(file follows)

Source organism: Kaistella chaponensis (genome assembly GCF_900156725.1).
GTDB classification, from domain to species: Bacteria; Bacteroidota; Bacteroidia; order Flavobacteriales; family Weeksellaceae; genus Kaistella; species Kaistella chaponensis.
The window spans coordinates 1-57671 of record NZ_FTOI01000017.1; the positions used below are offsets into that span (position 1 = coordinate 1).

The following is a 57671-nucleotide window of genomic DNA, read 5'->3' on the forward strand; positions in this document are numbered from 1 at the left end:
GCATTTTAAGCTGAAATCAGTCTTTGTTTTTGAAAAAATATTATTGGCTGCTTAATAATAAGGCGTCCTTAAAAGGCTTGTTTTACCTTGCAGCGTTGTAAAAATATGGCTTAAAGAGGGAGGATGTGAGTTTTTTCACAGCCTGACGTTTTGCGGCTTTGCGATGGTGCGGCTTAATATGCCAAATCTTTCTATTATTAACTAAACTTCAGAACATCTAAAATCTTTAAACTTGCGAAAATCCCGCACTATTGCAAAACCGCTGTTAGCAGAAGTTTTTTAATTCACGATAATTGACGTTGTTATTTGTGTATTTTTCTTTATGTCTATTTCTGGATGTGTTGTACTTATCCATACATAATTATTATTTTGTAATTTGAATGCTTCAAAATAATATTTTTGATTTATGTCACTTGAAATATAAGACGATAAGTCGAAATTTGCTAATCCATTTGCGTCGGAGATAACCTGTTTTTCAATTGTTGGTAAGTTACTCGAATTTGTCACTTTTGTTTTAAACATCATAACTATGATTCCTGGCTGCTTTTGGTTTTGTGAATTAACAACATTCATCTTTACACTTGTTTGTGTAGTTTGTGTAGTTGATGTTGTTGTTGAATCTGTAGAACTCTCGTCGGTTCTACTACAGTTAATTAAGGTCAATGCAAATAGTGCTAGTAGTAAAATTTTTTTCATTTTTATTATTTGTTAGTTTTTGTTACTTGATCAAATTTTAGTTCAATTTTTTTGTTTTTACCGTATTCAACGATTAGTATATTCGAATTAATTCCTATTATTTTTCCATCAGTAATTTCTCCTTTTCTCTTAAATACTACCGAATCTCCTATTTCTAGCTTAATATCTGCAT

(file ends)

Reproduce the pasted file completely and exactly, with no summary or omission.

Source organism: Kaistella chaponensis (genome assembly GCF_900156725.1).
GTDB classification, from domain to species: Bacteria; Bacteroidota; Bacteroidia; order Flavobacteriales; family Weeksellaceae; genus Kaistella; species Kaistella chaponensis.
The window spans coordinates 1-57671 of record NZ_FTOI01000017.1; the positions used below are offsets into that span (position 1 = coordinate 1).

The following is a 57671-nucleotide window of genomic DNA, read 5'->3' on the forward strand; positions in this document are numbered from 1 at the left end:
GCATTTTAAGCTGAAATCAGTCTTTGTTTTTGAAAAAATATTATTGGCTGCTTAATAATAAGGCGTCCTTAAAAGGCTTGTTTTACCTTGCAGCGTTGTAAAAATATGGCTTAAAGAGGGAGGATGTGAGTTTTTTCACAGCCTGACGTTTTGCGGCTTTGCGATGGTGCGGCTTAATATGCCAAATCTTTCTATTATTAACTAAACTTCAGAACATCTAAAATCTTTAAACTTGCGAAAATCCCGCACTATTGCAAAACCGCTGTTAGCAGAAGTTTTTTAATTCACGATAATTGACGTTGTTATTTGTGTATTTTTCTTTATGTCTATTTCTGGATGTGTTGTACTTATCCATACATAATTATTATTTTGTAATTTGAATGCTTCAAAATAATATTTTTGATTTATGTCACTTGAAATATAAGACGATAAGTCGAAATTTGCTAATCCATTTGCGTCGGAGATAACCTGTTTTTCAATTGTTGGTAAGTTACTCGAATTTGTCACTTTTGTTTTAAACATCATAACTATGATTCCTGGCTGCTTTTGGTTTTGTGAATTAACAACATTCATCTTTACACTTGTTTGTGTAGTTTGTGTAGTTGATGTTGTTGTTGAATCTGTAGAACTCTCGTCGGTTCTACTACAGTTAATTAAGGTCAATGCAAATAGTGCTAGTAGTAAAATTTTTTTCATTTTTATTATTTGTTAGTTTTTGTTACTTGATCAAATTTTAGTTCAATTTTTTTGTTTTTACCGTATTCAACGATTAGTATATTCGAATTAATTCCTATTATTTTTCCATCAGTAATTTCTCCTTTTCTCTTAAATACTACCGAATCTCCTATTTCTAGCTTAATATCTGCAT